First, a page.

It was the Scots comedian, Jimmy Logan, who gave the young Cryer his first break as a comic scriptwriter. Cryer - who left Leeds University before completing his English degree and debuted as a stand-up at the famous Windmill Theatre in 1957 - had been out of work and a producer friend suggested they submit material for Logan's TV series. They wrote four under Cryer's name and all were accepted. He hasn't looked back , and says he will never forget Logan.

The other Scots comics he has written for include Stanley Baxter and Billy Connolly. Baxter and Rikki Fulton's two old ladies are particular favourites. He perfectly mimics Baxter's famous line: ''Mrs McGregor, gloves!'' before collapsing in a mirthful cackle.

''I'm a fraudulent Scot,'' he suddenly declares. ''I remember as a lad I was a Caledonian Scout and wore a kilt in the Cameron tartan. Now I'm doing a radio series called Hamish and Dougal for Radio 4 with Graeme Garden. What goes around comes around, I suppose.''

In the six-part series, a spin-off from the sketches from I'm Sorry I Haven't a Clue called You'll Have Had Your Tea, Cryer plays Hamish, who's not too bright. ''They're mysterious,'' he explains. ''You don't know whether they're two old queens or what. They don't live together but they share the same housekeeper, Mrs Naughtie [played by Alison Steadman]. You don't know what they're about. They're old friends, and live in a village.

Jeremy Hardy plays the laird at the big house. He has that pukka English accent I find very strange about the aristocracy in Scotland. We got the houskeeper's name from Jim Naughtie, of course. Place names include Ben Kingsley, Loch Krankie, and Glen Close. We've already recorded two programmes.''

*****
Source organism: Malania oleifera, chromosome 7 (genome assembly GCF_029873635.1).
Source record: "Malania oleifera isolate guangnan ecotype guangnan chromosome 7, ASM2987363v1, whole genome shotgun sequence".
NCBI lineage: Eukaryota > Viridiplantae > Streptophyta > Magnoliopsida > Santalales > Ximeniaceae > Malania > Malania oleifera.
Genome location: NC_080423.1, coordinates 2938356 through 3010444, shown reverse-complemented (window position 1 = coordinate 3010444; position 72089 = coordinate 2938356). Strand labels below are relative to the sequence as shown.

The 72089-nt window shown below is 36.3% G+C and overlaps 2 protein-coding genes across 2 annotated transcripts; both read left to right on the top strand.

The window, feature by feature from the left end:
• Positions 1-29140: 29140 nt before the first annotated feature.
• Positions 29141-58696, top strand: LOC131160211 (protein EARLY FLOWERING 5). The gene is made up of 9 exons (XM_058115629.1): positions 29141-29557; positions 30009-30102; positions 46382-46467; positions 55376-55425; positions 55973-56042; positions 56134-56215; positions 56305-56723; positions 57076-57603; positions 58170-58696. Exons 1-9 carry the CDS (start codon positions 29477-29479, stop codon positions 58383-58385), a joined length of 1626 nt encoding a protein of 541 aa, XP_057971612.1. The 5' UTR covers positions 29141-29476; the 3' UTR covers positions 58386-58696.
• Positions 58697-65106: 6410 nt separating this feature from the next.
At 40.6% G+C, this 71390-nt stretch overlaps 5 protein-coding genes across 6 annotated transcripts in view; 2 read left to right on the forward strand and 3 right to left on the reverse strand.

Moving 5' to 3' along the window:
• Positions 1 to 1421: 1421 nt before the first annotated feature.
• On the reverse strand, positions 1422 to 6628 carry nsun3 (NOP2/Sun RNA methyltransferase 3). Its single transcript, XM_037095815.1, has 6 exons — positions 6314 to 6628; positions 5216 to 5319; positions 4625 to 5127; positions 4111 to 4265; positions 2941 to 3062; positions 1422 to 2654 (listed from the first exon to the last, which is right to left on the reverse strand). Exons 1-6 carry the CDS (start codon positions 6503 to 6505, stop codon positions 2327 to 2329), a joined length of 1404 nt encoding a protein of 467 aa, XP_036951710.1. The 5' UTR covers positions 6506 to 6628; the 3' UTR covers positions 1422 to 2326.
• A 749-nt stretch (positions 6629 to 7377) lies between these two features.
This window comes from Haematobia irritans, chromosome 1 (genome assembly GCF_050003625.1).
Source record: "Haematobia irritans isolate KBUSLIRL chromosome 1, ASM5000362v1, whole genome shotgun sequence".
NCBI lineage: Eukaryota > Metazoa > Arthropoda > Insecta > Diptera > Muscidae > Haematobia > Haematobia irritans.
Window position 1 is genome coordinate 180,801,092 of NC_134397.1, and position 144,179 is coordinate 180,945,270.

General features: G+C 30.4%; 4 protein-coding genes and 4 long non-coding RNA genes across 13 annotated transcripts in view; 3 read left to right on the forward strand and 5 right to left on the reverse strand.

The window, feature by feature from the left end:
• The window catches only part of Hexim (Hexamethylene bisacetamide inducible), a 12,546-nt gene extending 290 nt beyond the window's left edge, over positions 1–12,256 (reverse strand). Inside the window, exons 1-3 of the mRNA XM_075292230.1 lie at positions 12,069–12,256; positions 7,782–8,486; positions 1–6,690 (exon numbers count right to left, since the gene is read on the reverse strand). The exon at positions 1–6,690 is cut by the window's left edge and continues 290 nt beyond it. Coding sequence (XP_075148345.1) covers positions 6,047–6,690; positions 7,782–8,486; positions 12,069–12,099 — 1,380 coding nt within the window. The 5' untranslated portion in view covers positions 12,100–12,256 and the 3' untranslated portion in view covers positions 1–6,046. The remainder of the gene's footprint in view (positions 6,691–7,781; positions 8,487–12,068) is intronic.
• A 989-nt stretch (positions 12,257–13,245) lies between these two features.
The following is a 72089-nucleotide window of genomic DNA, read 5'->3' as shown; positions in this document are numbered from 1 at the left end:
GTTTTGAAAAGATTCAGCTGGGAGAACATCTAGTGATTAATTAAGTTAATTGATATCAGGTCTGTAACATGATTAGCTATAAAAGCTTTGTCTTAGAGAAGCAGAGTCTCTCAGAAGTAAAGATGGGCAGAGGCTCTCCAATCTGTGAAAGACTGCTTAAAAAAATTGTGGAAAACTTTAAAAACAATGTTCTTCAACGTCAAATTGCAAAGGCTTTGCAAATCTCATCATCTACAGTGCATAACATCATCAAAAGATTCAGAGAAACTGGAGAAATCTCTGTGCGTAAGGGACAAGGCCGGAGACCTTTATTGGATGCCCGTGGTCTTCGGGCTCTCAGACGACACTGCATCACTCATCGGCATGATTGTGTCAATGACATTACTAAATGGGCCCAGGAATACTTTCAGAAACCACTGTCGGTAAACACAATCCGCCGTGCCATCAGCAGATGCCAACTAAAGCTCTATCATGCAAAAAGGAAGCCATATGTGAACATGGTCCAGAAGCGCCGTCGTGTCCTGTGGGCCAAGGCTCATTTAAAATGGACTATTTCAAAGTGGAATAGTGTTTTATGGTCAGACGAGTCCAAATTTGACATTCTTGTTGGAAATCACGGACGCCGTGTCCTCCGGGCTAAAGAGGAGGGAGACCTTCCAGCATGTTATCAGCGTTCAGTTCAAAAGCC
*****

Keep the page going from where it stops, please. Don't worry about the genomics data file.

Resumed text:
Radio has been good for Cryer. I'm Sorry I Haven't a Clue has been running for 31 years and regularly attracts an audience of two million listeners. ''A lot of TV producers would kill for figures like that,'' he says with just a hint of pride as he climbs slowly back upstairs to his study, fag still in hand, and toes poking perilously through his slippers.

He can cultivate the curmudgeon all he likes, but Barry Cryer is not fooling anybody.

- Barry Cryer's book of memoirs, Pigs Can Fly, is published by Orion on Thursday.

- Hamish and Dougal is due for transmission on BBC Radio 4 in February 2004.


Born: Leeds, March 23, 1935.

Education: Leeds Grammar School; one year at Leeds University (''BA Eng Lit - failed'').

Marriage: 1962, to Theresa Donovan. Four children.

Career: 1957: started as stand-up at the Windmill, London. 1958: performing debut in musical Expresso Bongo. Started writing for Jimmy Logan. 1964: panellist on Radio 4's I'm Sorry I Haven't A Clue. 1990-1996: Two Old Farts In The Night, with Willie Rushton. 2002, 2003: You'll Have Had Your Tea, Radio 4, with Graeme Garden. 2004: Hamish and Dougal, Radio 4, with Graeme Garden. Made an OBE in 2001.

Highs: Being married for 41 years. ''You never hear about that.''

Lows: The unexpected death of friend and colleague Willie Rushton in 1996.